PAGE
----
Ramsey County is redoing Cleveland Avenue from Larpenteur to Como and in the process removing many large healthy old growth trees.
The proposed design includes two section types; without parking and with parking.
The core of this design, and the cause of so many trees being removed, is a single 34’ – 42’ element of contiguous pavement that includes motorway lanes, bike lanes and parking.
One oddity of this, similar to some other Ramsey County roads, is the inclusion of both on-street painted bike lanes AND shared multi-use trails or SMUTs for bicycle riders. They are, strangely and unnecessarily, separating bicycle riders in to two classes (and then also combining slower 3 MPH walkers with faster and heavier 11-14 MPH bicycle riders and those with disabilities using mobility devices on a SMUT – go figure). Besides increasing risk this is a senseless waste of space.
Fundamentally this is caused by Ramsey County not designing bikeways to CROW specifications and so ‘faster’ riders (sometimes called MAMILs or Middle Aged Men In Lycra though there are many women, LGBTQ+, BIPOCs and others who are considered ‘faster’) want a place where they can ride 15-20-25 MPH with low/no delay at crossings. Bikeways designed to CROW specifications allow for both higher speeds and low/no delay at crossings, they work well for ALL bicycle riders, but these are not designed to that standard.
Wide contiguous bits of paving like this result in higher car/truck speeds and more critically lower driver attention. They also result in more car/truck noise than the same amount of pavement broken in to separate pieces.
Some of the safety problems with this design include;
1) Painted Bike Lane. About 46%, nearly half, of all bicycle deaths in the U.S. are cars veering from a motorway lane in to a painted bike lane or shoulder like this design includes. Dutch and most other European road engineers have long since learned that paint is insufficient to protect people from drivers and that concrete curb protected bikeways and walkways are the only safe design.
2) Door Zone Bike Lane. These are dangerous on two levels. The first is drivers opening their doors into or in front of bicycle riders who may be going 20 MPH or faster. The second is that drivers must cross over the bike lane to enter or exit a parking space. In both of these, while drivers will look for cars (that pose a threat to them) before opening a door or pulling out of a parking space, they rarely look for or see bicycle riders.
So not only do bicycle riders in these painted bike lanes face risk from drivers on the roadway to their left but also from drivers parking on their right. This is half of the reason that bicycle riders are 13 times as likely to be killed on a road designed by U.S. engineers as one designed by Dutch, Swedish or other EU engineers.
3) Two-Way Multi-Use Trail (MUT). The problem here is that bicycle riders choosing to ride here instead of the much less safe on-street painted lanes will, about 40-50% of the time, be riding counterflow to traffic. Drivers crossing MUTs like this typically look to their left for approaching car traffic that is a threat to them but they very often do not look to their right for bicycle riders or people with disabilities moving counterflow approaching from their right.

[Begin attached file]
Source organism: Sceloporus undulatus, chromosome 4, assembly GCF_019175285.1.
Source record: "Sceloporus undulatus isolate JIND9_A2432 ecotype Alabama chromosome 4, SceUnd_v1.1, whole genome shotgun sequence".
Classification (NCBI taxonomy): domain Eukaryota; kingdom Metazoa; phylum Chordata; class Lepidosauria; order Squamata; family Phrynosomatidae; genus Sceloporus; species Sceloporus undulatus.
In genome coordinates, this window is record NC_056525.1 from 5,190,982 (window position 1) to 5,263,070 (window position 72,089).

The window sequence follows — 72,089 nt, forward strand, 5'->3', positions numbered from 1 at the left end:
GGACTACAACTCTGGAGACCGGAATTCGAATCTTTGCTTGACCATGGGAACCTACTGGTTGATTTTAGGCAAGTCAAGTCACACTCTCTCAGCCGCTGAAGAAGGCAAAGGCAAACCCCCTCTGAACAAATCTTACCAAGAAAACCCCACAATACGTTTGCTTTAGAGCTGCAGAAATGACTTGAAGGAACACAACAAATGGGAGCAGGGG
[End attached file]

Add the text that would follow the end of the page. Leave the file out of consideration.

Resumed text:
Two-way can work well in some cases though. However, EVERY crossing must be properly signed and the bikeway (and walkway) raised/tabled and color coded so that it is made extremely obvious to drivers that they need to look to their right for people walking, wheeling and bicycling.
4) Long Crossing Distances. People walking, bicycling or with disabilities must cross 36’ of roadway with motor traffic going in two directions and some or many inattentive through drivers along with two lanes of ‘faster’ bicycle riders. So 4 lanes of moving vehicles that must all be navigated at once with no safe refuge – frogger in real life. A CROW design separates these, often in to 4 separate 10’ crossings (or occasionally two combined in to 19-20’ maximum) which is much safer and much less stressful.
5) 11’ Wide Motorways. These tell drivers that this is a higher speed throughway. Drivers not only drive faster but worse, pay less attention to people who may be crossing, riding in a bike lane, etc.
6) 34’ to 42’ of Contiguous Pavement. Same messaging to drivers that this is a higher speed and low attention throughway rather than a local street that requires greater driver attention.
7) Shared Multi-Use Trail (SMUT). Safer countries try to avoid these as they are uncomfortable for all users, particularly those walking and they pose a minor safety risk. Bicycle riders and those with disabilities using mobility devices should be separated from those walking. For more on this see Sustainable Safety and the booklet: Sustainable Safety 3rd Edition.
8) Lack of Trees. Trees directly adjacent to motor vehicle lanes actually increase safety because they make the road feel more dangerous to drivers so drivers pay better attention (hitting a tree will damage them far more than hitting a person). Removing these and having wider contiguous pavement cause drivers to feel like their attention is not as necessary. As well, trees provide critical shade in summer and shed their leaves to allow warming sunlight in winter – a great design and we’re not using them.